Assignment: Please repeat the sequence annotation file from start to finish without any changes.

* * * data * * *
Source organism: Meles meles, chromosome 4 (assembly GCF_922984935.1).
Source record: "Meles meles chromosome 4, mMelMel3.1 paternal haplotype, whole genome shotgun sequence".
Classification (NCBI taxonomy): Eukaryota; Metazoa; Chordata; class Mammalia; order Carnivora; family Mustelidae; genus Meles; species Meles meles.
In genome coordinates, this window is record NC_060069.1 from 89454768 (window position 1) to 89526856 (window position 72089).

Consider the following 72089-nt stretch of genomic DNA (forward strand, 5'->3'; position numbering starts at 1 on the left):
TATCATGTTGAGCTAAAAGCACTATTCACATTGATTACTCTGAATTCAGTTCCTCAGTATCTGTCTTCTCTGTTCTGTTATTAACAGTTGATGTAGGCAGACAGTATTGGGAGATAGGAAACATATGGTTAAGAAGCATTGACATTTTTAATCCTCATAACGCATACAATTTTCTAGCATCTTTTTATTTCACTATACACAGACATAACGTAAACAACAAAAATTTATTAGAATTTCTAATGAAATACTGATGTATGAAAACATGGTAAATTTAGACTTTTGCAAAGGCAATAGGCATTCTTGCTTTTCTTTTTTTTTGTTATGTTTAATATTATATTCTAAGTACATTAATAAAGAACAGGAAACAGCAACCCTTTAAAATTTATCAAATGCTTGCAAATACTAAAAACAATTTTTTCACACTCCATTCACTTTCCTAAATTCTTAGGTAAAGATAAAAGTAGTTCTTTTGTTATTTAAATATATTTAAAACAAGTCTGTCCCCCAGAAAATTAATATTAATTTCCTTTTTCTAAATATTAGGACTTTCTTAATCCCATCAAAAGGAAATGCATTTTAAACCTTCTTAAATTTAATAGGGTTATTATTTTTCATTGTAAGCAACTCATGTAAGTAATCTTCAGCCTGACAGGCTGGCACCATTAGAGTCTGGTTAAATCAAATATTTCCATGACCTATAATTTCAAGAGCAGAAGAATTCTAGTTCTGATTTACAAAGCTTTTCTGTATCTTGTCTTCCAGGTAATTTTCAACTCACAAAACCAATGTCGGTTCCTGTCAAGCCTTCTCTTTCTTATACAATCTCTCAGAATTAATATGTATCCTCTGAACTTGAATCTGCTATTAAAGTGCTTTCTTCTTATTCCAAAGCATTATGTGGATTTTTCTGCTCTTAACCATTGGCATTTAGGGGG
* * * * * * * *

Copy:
Source organism: Meles meles, chromosome 4 (assembly GCF_922984935.1).
Source record: "Meles meles chromosome 4, mMelMel3.1 paternal haplotype, whole genome shotgun sequence".
Classification (NCBI taxonomy): Eukaryota; Metazoa; Chordata; class Mammalia; order Carnivora; family Mustelidae; genus Meles; species Meles meles.
In genome coordinates, this window is record NC_060069.1 from 89454768 (window position 1) to 89526856 (window position 72089).

Consider the following 72089-nt stretch of genomic DNA (forward strand, 5'->3'; position numbering starts at 1 on the left):
TATCATGTTGAGCTAAAAGCACTATTCACATTGATTACTCTGAATTCAGTTCCTCAGTATCTGTCTTCTCTGTTCTGTTATTAACAGTTGATGTAGGCAGACAGTATTGGGAGATAGGAAACATATGGTTAAGAAGCATTGACATTTTTAATCCTCATAACGCATACAATTTTCTAGCATCTTTTTATTTCACTATACACAGACATAACGTAAACAACAAAAATTTATTAGAATTTCTAATGAAATACTGATGTATGAAAACATGGTAAATTTAGACTTTTGCAAAGGCAATAGGCATTCTTGCTTTTCTTTTTTTTTGTTATGTTTAATATTATATTCTAAGTACATTAATAAAGAACAGGAAACAGCAACCCTTTAAAATTTATCAAATGCTTGCAAATACTAAAAACAATTTTTTCACACTCCATTCACTTTCCTAAATTCTTAGGTAAAGATAAAAGTAGTTCTTTTGTTATTTAAATATATTTAAAACAAGTCTGTCCCCCAGAAAATTAATATTAATTTCCTTTTTCTAAATATTAGGACTTTCTTAATCCCATCAAAAGGAAATGCATTTTAAACCTTCTTAAATTTAATAGGGTTATTATTTTTCATTGTAAGCAACTCATGTAAGTAATCTTCAGCCTGACAGGCTGGCACCATTAGAGTCTGGTTAAATCAAATATTTCCATGACCTATAATTTCAAGAGCAGAAGAATTCTAGTTCTGATTTACAAAGCTTTTCTGTATCTTGTCTTCCAGGTAATTTTCAACTCACAAAACCAATGTCGGTTCCTGTCAAGCCTTCTCTTTCTTATACAATCTCTCAGAATTAATATGTATCCTCTGAACTTGAATCTGCTATTAAAGTGCTTTCTTCTTATTCCAAAGCATTATGTGGATTTTTCTGCTCTTAACCATTGGCATTTAGGGGG